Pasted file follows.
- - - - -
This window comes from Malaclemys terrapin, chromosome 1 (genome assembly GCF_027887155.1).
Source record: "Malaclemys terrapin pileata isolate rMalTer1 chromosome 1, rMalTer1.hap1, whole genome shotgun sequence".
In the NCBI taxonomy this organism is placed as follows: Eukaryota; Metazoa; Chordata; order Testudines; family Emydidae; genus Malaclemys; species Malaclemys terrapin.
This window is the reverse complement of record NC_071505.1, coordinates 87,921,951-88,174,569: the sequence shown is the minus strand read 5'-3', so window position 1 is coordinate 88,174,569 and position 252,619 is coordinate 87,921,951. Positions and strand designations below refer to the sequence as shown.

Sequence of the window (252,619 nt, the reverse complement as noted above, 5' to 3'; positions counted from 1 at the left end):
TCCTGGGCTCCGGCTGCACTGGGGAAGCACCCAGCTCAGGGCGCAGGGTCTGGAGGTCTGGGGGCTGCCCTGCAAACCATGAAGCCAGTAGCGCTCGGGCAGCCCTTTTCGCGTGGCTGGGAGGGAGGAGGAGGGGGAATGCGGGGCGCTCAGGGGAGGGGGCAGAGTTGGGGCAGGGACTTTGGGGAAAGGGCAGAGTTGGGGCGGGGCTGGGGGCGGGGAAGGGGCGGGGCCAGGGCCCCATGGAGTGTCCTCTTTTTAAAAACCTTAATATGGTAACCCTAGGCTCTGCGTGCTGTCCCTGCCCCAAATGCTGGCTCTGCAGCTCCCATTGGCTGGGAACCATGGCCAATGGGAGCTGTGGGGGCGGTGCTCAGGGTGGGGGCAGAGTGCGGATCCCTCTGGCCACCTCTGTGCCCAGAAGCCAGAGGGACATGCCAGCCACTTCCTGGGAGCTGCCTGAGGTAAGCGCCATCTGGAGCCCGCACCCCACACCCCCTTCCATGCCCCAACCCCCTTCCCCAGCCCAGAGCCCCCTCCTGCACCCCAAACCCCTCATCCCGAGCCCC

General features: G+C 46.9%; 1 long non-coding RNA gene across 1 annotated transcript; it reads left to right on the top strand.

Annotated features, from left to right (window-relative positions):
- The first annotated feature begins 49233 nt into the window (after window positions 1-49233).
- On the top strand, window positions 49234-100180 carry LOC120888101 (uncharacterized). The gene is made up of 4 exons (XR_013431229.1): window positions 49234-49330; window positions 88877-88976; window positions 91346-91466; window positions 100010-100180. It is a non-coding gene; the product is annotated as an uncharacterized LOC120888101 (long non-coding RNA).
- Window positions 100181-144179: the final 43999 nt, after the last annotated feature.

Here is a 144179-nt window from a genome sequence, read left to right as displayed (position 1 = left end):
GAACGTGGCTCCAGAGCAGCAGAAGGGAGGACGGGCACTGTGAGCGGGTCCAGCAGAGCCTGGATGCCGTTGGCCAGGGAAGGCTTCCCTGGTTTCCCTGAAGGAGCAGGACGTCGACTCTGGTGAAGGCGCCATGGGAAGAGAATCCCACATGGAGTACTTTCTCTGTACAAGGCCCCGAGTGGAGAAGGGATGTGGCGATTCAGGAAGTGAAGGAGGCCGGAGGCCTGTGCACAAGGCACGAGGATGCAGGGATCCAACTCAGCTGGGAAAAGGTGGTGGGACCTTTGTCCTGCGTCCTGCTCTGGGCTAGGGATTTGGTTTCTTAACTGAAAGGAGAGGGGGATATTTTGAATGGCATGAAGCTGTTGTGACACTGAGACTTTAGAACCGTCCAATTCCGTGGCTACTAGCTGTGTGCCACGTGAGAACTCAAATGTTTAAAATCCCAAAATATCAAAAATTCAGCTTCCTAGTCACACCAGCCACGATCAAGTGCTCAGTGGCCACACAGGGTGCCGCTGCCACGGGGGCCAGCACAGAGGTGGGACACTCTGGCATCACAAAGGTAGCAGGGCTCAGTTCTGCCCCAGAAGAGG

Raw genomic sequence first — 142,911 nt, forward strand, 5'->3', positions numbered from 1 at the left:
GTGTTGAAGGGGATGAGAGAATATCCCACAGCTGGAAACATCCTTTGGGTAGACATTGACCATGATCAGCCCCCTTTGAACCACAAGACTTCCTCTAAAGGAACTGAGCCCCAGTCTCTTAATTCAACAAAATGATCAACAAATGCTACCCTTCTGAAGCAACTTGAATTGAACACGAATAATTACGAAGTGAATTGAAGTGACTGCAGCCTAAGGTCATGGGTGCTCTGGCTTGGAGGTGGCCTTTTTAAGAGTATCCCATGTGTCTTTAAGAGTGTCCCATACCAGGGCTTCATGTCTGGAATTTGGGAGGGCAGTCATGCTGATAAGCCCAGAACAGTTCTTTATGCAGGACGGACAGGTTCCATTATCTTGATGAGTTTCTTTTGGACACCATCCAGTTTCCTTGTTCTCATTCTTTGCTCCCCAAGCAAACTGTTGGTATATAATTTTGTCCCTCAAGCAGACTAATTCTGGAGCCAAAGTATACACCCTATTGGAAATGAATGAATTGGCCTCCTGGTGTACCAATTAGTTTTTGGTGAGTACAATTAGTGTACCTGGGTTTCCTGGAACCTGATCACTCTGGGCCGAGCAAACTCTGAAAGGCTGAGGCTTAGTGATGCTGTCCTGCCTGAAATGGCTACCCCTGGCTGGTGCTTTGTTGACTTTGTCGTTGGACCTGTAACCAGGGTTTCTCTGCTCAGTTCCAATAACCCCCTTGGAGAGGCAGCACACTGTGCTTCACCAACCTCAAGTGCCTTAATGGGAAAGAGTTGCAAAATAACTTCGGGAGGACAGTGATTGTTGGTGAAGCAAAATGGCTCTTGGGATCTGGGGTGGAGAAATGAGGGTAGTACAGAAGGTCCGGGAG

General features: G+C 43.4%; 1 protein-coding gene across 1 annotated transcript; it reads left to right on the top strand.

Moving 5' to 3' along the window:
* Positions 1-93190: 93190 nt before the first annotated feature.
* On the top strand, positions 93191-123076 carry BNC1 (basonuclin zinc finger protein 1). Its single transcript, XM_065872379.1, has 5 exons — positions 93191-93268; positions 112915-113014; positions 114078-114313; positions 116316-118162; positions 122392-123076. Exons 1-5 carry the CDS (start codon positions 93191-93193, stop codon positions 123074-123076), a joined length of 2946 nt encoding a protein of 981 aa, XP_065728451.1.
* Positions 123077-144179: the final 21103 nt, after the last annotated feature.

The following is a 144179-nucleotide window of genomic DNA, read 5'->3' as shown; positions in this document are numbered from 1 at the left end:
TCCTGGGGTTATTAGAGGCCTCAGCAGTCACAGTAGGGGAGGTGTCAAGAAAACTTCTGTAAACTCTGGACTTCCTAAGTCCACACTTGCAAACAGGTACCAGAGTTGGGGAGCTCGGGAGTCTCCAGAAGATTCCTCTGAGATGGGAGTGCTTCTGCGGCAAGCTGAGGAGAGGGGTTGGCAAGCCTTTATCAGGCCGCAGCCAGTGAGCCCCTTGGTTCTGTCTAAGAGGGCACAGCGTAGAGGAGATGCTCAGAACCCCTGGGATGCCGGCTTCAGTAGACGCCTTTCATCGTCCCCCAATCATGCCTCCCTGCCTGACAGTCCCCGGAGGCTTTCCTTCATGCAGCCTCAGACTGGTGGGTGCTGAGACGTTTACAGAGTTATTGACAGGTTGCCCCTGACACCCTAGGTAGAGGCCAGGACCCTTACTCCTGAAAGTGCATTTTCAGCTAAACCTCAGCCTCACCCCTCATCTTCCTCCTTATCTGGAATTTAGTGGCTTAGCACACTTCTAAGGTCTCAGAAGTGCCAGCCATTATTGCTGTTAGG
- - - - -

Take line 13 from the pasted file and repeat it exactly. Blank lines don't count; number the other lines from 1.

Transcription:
GAACGTGGCTCCAGAGCAGCAGAAGGGAGGACGGGCACTGTGAGCGGGTCCAGCAGAGCCTGGATGCCGTTGGCCAGGGAAGGCTTCCCTGGTTTCCCTGAAGGAGCAGGACGTCGACTCTGGTGAAGGCGCCATGGGAAGAGAATCCCACATGGAGTACTTTCTCTGTACAAGGCCCCGAGTGGAGAAGGGATGTGGCGATTCAGGAAGTGAAGGAGGCCGGAGGCCTGTGCACAAGGCACGAGGATGCAGGGATCCAACTCAGCTGGGAAAAGGTGGTGGGACCTTTGTCCTGCGTCCTGCTCTGGGCTAGGGATTTGGTTTCTTAACTGAAAGGAGAGGGGGATATTTTGAATGGCATGAAGCTGTTGTGACACTGAGACTTTAGAACCGTCCAATTCCGTGGCTACTAGCTGTGTGCCACGTGAGAACTCAAATGTTTAAAATCCCAAAATATCAAAAATTCAGCTTCCTAGTCACACCAGCCACGATCAAGTGCTCAGTGGCCACACAGGGTGCCGCTGCCACGGGGGCCAGCACAGAGGTGGGACACTCTGGCATCACAAAGGTAGCAGGGCTCAGTTCTGCCCCAGAAGAGG